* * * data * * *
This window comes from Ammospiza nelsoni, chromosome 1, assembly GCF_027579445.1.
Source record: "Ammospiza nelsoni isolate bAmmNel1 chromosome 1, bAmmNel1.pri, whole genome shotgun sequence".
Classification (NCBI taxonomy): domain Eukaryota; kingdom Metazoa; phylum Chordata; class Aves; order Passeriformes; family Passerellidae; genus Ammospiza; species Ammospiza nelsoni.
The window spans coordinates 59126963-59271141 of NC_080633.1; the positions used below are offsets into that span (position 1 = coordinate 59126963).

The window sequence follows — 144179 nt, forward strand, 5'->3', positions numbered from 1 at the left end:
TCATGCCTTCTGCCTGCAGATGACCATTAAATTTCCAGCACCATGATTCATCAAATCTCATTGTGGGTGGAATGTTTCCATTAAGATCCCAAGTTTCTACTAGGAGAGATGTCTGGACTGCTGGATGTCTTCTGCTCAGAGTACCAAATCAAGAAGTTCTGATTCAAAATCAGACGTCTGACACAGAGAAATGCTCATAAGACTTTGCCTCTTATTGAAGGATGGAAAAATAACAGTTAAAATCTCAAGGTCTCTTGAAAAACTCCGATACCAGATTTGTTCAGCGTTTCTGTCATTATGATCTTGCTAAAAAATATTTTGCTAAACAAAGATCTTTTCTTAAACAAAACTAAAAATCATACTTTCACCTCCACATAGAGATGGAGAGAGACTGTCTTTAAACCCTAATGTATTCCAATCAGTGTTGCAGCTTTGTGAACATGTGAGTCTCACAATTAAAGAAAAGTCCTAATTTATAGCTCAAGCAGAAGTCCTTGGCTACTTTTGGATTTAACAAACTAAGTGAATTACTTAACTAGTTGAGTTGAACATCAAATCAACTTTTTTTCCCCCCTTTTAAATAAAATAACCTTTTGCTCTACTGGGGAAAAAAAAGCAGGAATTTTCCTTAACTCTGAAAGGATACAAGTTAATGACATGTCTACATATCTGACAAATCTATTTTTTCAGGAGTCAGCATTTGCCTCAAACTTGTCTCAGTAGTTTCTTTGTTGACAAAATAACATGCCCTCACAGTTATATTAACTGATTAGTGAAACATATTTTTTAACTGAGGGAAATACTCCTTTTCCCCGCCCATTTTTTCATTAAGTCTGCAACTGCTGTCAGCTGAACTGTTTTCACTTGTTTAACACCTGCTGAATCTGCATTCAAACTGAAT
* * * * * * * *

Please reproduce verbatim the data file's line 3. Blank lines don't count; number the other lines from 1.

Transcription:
Classification (NCBI taxonomy): domain Eukaryota; kingdom Metazoa; phylum Chordata; class Aves; order Passeriformes; family Passerellidae; genus Ammospiza; species Ammospiza nelsoni.